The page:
Program Development through Evaluation: Family Literacy at Simmons College

The Scott/Ross Center for Community Service at Simmons College typically employs 150 to 160 students per semester in community service Federal Work-Study programs, representing 33% of the institution’s FWS spending. Programs focus on family literacy, with an emphasis not only on helping children acquire literacy skills but also on creating opportunities to engage families in the process. In the past year, program leaders focused on improving the program in three areas: student development (including a review of four student development frameworks), student evaluation, and community partner evaluation.


Jeremy Poenhert and Andrea Miller Scott/Ross Center for Community Service

In any given semester, the Scott/Ross Center for Community Service at Simmons College typically employs 150 to 160 students in community service Federal Work-Study (FWS) programs. In the academic year 2004-2005, Simmons College spent 33% of the college’s FWS funds on these programs. This represented approximately 22,000 hours of community work, averaging 5-8 hours per student. While the community service FWS programs change slightly from year to year, depending on community need and Scott/Ross Center goals, certain elements are consistent across programs. Programs focus on family literacy, with an emphasis not only on helping children acquire literacy skills but also on creating opportunities to engage families in the process. All programs also have a strong student leadership component, with student coordinators who oversee daily program operations. Student leaders are supervised by Scott/Ross Center staff. Throughout the history of community service FWS at Simmons, programs have continually changed. New programs are developed in response to community need and student interest. Some programs have been discontinued because of changes in community partnerships. In the past three years, the Scott/Ross Center placed a special emphasis on deepening training, developing new educational materials, building collaboration across programs, and collaborating with community partners and campus offices to continually strengthen the programs.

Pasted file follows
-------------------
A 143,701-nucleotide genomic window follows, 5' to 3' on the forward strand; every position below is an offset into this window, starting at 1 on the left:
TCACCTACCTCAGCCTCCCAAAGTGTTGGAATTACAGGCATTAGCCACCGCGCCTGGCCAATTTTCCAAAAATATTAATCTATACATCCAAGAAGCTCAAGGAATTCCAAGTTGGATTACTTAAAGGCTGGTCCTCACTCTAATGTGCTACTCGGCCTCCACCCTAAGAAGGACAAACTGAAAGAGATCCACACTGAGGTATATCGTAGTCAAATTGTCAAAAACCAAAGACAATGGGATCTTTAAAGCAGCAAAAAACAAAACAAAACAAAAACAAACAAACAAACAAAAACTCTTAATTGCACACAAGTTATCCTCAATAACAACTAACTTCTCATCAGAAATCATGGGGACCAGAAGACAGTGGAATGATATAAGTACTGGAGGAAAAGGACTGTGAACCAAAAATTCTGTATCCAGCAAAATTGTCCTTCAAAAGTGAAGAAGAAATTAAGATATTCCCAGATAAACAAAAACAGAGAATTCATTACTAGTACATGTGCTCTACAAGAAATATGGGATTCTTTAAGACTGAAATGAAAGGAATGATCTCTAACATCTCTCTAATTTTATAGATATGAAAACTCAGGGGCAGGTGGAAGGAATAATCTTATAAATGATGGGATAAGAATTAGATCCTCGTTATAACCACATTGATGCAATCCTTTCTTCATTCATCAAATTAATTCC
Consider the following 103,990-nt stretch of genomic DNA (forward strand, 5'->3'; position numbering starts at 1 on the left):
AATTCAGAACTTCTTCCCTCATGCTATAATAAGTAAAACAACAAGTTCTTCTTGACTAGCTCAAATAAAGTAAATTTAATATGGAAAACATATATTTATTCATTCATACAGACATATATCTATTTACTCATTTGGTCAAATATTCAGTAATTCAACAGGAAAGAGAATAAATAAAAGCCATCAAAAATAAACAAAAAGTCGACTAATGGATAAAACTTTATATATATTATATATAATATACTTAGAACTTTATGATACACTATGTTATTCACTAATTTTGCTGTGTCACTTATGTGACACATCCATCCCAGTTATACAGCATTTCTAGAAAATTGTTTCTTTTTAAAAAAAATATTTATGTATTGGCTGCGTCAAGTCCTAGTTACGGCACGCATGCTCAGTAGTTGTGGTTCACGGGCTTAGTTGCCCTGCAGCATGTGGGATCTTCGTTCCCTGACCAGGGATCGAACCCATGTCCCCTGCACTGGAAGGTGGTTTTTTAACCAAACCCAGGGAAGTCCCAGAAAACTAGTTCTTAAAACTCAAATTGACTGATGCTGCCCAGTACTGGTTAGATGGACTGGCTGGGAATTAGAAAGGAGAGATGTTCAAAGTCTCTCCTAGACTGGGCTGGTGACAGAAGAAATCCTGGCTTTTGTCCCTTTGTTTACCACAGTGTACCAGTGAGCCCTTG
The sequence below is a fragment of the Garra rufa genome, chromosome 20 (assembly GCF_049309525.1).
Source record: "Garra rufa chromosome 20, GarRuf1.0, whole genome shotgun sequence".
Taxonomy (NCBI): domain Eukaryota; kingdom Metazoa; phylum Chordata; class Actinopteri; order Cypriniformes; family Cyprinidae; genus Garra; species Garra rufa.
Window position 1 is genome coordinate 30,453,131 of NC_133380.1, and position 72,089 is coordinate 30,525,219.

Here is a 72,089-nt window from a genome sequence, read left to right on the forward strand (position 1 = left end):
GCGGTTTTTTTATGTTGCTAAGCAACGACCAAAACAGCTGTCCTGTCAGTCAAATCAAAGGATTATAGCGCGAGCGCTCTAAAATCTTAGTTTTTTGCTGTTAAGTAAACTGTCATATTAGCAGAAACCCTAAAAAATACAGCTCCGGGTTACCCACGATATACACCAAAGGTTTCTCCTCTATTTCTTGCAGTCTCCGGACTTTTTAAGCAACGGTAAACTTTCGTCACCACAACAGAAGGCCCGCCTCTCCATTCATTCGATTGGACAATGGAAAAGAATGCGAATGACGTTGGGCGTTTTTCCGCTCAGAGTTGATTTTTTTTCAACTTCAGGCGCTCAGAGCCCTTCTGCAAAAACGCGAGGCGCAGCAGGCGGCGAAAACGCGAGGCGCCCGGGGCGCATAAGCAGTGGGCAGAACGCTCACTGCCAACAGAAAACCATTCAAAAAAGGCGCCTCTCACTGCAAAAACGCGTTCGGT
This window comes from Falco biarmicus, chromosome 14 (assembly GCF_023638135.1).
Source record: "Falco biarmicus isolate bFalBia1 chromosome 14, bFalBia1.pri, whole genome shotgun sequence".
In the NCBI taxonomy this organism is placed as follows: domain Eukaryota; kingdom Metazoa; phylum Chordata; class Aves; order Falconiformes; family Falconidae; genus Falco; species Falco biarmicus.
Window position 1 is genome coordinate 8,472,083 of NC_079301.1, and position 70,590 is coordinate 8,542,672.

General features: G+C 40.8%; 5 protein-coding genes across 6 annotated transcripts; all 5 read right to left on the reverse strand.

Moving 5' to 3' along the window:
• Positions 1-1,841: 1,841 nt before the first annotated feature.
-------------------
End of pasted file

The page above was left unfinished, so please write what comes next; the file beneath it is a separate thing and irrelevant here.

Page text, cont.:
Program Student Staff* Children Participating* Description
Afterschool Program at Simmons 15 15 Children visit Simmons campus twice a week for tutoring
America Counts 25 25 Math tutoring
America Reads 25 25 Literacy tutoring
Curriculum enrichment 15 30 Tutors lead literacy activities around 8 specific subjects
Farragut After-School Program 15 30 Tutors provide homework help and lead enrichment activities
Jumpstart 46 46+ Simmons is a site for the national Jumpstart program
Special Projects 10 Varies Students work on an array of special projects in support of Scott/Ross programs
Steps to Success 4 22 Students provide weekly tutoring and 5 college visits to participants
Strong Women, Strong Girls 5 25 Simmons is a site for the national Strong Women, Strong Girls program

*These numbers represent typical enrollment, and vary from semester to semester.


The Scott/ Ross Center is focused on program improvement in three areas: intentionally incorporating an understanding of student development into the programs; evaluating student experiences; and evaluating partnerships with community organizations. The Center recognized that by focusing on these three areas, which often get overlooked in the day-to-day operations of community service FWS programs, we can significantly benefit our programs, students, and partners.

Student Development

While we have only begun tracking student retention rates, there is observational evidence that many students participate in our community service FWS programs for multiple years, with a significant number remaining involved for three or four years. This allows us to create active and sustained learning opportunities for students in our programs. In 2005, we set specific learning outcomes for participating students that we will use to refine the training, support, dynamics and evaluation of our programs. The ultimate goal of this process is to clearly establish programs that not only benefit the community but also engage student staff in actively applying their community experiences to their own learning and development. Our first step was to gather and review student development models from other higher education service programs. Our research did not find any models specifically intended for FWS students, but we did find a number of programs with established goals for participants in a range of service programs. We found four programs that had models that were especially applicable to our goals: